The Full Wiki

More info on Peter Lewis (British Army officer)

Peter Lewis (British Army officer): Wikis

Advertisements
  
  

Note: Many of our articles have direct quotes from sources you can cite, within the Wikipedia article! This article doesn't yet, but we're working on it! See more info or our list of citable articles.

Did you know ...


More interesting facts on Peter Lewis (British Army officer)

Include this on your site/blog:

Encyclopedia

From Wikipedia, the free encyclopedia

Peter Lewis
11 August 1918 – 12 December 2008
Allegiance United Kingdom
Service/branch British Army
Years of service 1937–1946
Rank Major
Unit London Regiment
Queen's Royal Regiment
Durham Light Infantry
Battles/wars Second World War
Awards Military Cross
Mentioned in Despatches

Major Peter John Lewis MC (11 August 1918–12 December 2008) was a British soldier, journalist and author awarded the Military Cross for his actions during World War II.

Lewis was born in Leicester and educated at Lindisfarne College, leaving in 1935 to become a sub-editor at Everybody's Magazine.[1] He joined the Artists Rifles as a private in 1937 and was then commissioned into the 6th Battalion, Queen's Royal Regiment as a second lieutenant on 19 June 1940.[1][2] Following the outbreak of war, the regiment went to France in 1940 as part of the British Expeditionary Force.[1]

Attached to 8th Battalion, the Durham Light Infantry in North Africa in May 1942,[3] in June a patrol containing Lewis encountered a line of enemy positions. A small reconnaissance force was repelled, but the patrol leader, Captain Ian English, managed to contact his superior, Major Clarke, and inform him of the situation. Clarke decided to send in a force of armoured cars filled with soldiers from the Durham Light Infantry (commanded by Peter Lewis) at 9:15am, with machine gun, mortar and artillery units to support the attack (from 2nd Battalion Cheshire Regiment and 74 Field Regiment Royal Artillery) with a barrage starting at 9:14 and finishing at 9:16. The artillery assault started a minute late, and Lewis misinterpreted Clarke's orders to halt as an order to attack immediately. The force charged towards the Italian lines while dodging their own shells, and after Lewis's armoured car ran over the only operational Italian anti-tank gun the enemy force surrendered; 20 officers and 210 other soldiers in total, along with a large quantity of machine guns, anti-tank guns and other equipment; the British lost one man in the attack.[1][4] Lewis received an immediate award of the Military Cross, gazetted on 24 September 1942,[5] while his sergeant who had killed the anti-tank gunners was awarded the Distinguished Conduct Medal.[1]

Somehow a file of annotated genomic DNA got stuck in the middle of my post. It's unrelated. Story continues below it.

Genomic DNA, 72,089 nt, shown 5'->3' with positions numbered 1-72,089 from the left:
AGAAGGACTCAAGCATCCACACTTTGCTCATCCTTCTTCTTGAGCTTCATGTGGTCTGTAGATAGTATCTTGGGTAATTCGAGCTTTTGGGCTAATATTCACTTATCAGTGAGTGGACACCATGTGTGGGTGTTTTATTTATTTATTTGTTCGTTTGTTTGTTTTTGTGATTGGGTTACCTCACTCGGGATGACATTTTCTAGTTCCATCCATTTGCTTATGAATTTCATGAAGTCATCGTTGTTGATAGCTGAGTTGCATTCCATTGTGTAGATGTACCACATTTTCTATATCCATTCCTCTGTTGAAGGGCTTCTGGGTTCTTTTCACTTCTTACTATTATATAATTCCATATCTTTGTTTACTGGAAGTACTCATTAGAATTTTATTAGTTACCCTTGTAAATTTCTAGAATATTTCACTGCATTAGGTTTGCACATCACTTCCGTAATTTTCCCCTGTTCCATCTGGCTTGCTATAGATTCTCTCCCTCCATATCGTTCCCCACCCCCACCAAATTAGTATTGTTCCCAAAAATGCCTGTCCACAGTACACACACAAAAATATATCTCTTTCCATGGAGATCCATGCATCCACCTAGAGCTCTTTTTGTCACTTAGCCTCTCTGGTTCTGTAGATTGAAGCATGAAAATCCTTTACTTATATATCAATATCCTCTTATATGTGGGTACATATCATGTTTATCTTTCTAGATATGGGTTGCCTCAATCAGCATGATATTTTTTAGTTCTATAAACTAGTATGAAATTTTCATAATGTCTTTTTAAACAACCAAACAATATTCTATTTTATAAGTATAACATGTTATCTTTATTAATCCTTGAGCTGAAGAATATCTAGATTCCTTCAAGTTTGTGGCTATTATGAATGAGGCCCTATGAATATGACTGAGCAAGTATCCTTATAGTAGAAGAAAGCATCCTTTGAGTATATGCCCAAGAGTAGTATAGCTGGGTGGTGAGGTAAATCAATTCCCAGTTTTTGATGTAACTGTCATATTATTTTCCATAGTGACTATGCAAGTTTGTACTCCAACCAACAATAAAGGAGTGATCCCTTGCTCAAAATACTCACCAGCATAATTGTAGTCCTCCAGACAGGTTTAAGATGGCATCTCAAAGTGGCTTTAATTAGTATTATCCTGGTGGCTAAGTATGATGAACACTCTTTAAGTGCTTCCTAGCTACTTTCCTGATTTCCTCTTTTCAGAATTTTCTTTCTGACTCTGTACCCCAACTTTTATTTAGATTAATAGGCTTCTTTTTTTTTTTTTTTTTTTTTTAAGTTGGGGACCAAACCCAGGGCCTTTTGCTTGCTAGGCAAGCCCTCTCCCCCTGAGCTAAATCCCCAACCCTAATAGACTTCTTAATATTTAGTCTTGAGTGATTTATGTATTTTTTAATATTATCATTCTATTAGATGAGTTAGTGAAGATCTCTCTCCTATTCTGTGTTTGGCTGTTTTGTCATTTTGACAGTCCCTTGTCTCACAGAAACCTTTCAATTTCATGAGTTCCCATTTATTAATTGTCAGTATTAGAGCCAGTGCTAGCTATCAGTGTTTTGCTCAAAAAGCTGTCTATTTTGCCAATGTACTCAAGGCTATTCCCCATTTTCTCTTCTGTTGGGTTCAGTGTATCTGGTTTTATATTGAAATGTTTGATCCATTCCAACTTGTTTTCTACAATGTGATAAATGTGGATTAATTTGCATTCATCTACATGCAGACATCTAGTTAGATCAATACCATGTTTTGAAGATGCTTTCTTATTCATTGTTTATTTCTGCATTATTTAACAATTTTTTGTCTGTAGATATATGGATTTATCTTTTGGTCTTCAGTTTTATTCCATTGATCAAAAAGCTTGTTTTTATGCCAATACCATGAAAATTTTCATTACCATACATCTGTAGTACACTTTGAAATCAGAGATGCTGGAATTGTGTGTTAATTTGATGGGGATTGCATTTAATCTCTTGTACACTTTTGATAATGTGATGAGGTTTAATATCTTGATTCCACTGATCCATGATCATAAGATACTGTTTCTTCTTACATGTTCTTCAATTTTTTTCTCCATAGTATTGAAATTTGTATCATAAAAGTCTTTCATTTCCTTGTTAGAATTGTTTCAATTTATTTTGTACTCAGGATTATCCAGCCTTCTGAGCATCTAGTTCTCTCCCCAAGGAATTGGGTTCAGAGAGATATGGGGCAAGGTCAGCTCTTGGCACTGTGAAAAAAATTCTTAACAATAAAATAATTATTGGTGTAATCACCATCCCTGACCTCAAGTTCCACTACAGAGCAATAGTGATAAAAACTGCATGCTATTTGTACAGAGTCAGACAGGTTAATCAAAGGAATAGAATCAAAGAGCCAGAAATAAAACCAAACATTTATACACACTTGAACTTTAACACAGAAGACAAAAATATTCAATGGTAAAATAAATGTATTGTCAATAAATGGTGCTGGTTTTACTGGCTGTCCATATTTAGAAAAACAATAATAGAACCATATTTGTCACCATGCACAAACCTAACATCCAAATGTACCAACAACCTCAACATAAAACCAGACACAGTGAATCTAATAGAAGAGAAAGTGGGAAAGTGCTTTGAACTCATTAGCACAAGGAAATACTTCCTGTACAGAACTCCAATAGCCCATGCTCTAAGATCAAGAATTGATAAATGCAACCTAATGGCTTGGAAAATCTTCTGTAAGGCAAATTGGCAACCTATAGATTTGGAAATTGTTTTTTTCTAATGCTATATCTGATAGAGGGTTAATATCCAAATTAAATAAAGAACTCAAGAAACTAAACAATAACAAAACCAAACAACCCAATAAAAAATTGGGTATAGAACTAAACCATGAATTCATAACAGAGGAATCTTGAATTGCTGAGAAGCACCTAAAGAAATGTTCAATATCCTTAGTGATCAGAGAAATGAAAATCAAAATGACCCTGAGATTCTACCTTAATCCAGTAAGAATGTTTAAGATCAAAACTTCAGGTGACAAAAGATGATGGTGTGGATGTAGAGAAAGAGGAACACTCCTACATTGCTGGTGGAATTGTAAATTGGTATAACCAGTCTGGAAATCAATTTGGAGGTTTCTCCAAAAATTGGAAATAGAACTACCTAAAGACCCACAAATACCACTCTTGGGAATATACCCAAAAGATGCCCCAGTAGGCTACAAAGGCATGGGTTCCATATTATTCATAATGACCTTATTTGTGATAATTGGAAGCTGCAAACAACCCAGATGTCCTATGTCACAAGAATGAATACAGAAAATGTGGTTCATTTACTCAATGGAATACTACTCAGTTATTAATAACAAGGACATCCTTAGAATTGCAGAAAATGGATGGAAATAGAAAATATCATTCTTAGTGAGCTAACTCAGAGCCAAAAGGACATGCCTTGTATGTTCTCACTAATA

In 1942 he commanded a company in Operation Supercharge during the Second Battle of El Alamein; he was injured in combat, and the only officer from his unit to survive. He was again wounded in March 1943 when, on the Mareth Line, an officer nearby stepped on a mine. Following the Allied invasion of Sicily, he was again injured in fighting at Catania and was captured by the Italian Army and sent to a Prisoner of War camp at Lucca. After Italy surrendered in September 1943 the Germany Army took control of the prison camp, and directed that the prisoners be transferred by train to Germany. While other prisoners on the train distracted the guards Lewis, along with Flight Lieutenant Tony Snell, escaped through a small window. The following morning they found they were near Mantova. After a six day walk they encountered members of the Italian resistance movement near the small village of Fabrico, who helped them hide in a safe house in Modena for almost two months.[1][6][7] With help from the resistance the pair gradually made it to the Swiss border, and they returned to England in November 1944, Lewis was Mentioned in Despatches on 1 January 1945, and Snell was awarded the Distinguished Service Order.[1][8][9]

Lewis retired in 1946 with the rank of acting Major and returned to his job at Everybody's, and worked as a motor racing correspondent for The Observer between 1954 and 1960. He published his first book, Alf Francis, Racing Mechanic in 1957, Dicing with Death in 1961, Motor Racing through the Fifties in 1992 and The Price of Freedom in 2001. In 2006 he collaborated with Captain English (now Major English) on a history of the Durham Light Infantry.[1] He died on 12 December 2008.[1]

References

External links

Advertisements

Advertisements






Got something to say? Make a comment.
Your name
Your email address
Message